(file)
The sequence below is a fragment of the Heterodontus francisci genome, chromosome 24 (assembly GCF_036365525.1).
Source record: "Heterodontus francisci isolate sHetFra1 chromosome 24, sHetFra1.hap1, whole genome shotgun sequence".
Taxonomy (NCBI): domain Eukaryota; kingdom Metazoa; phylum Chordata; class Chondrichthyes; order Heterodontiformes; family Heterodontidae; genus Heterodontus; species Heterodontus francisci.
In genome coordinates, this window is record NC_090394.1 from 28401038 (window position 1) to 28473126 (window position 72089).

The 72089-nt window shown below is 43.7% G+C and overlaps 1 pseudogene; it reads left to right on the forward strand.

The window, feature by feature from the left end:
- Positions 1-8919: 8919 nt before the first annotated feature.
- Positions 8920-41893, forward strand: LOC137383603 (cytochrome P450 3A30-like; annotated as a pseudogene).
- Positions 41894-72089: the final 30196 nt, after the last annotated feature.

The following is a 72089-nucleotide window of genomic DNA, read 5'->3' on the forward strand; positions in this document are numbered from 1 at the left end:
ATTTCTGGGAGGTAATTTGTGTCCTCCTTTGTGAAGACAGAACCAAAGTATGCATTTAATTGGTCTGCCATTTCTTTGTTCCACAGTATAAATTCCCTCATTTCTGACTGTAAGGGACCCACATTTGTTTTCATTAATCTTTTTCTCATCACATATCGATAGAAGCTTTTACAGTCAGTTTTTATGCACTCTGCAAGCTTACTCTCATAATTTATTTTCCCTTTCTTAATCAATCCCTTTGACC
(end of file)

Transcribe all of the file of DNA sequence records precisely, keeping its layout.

The sequence below is a fragment of the Heterodontus francisci genome, chromosome 24 (assembly GCF_036365525.1).
Source record: "Heterodontus francisci isolate sHetFra1 chromosome 24, sHetFra1.hap1, whole genome shotgun sequence".
Taxonomy (NCBI): domain Eukaryota; kingdom Metazoa; phylum Chordata; class Chondrichthyes; order Heterodontiformes; family Heterodontidae; genus Heterodontus; species Heterodontus francisci.
In genome coordinates, this window is record NC_090394.1 from 28401038 (window position 1) to 28473126 (window position 72089).

The 72089-nt window shown below is 43.7% G+C and overlaps 1 pseudogene; it reads left to right on the forward strand.

The window, feature by feature from the left end:
- Positions 1-8919: 8919 nt before the first annotated feature.
- Positions 8920-41893, forward strand: LOC137383603 (cytochrome P450 3A30-like; annotated as a pseudogene).
- Positions 41894-72089: the final 30196 nt, after the last annotated feature.

The following is a 72089-nucleotide window of genomic DNA, read 5'->3' on the forward strand; positions in this document are numbered from 1 at the left end:
ATTTCTGGGAGGTAATTTGTGTCCTCCTTTGTGAAGACAGAACCAAAGTATGCATTTAATTGGTCTGCCATTTCTTTGTTCCACAGTATAAATTCCCTCATTTCTGACTGTAAGGGACCCACATTTGTTTTCATTAATCTTTTTCTCATCACATATCGATAGAAGCTTTTACAGTCAGTTTTTATGCACTCTGCAAGCTTACTCTCATAATTTATTTTCCCTTTCTTAATCAATCCCTTTGACC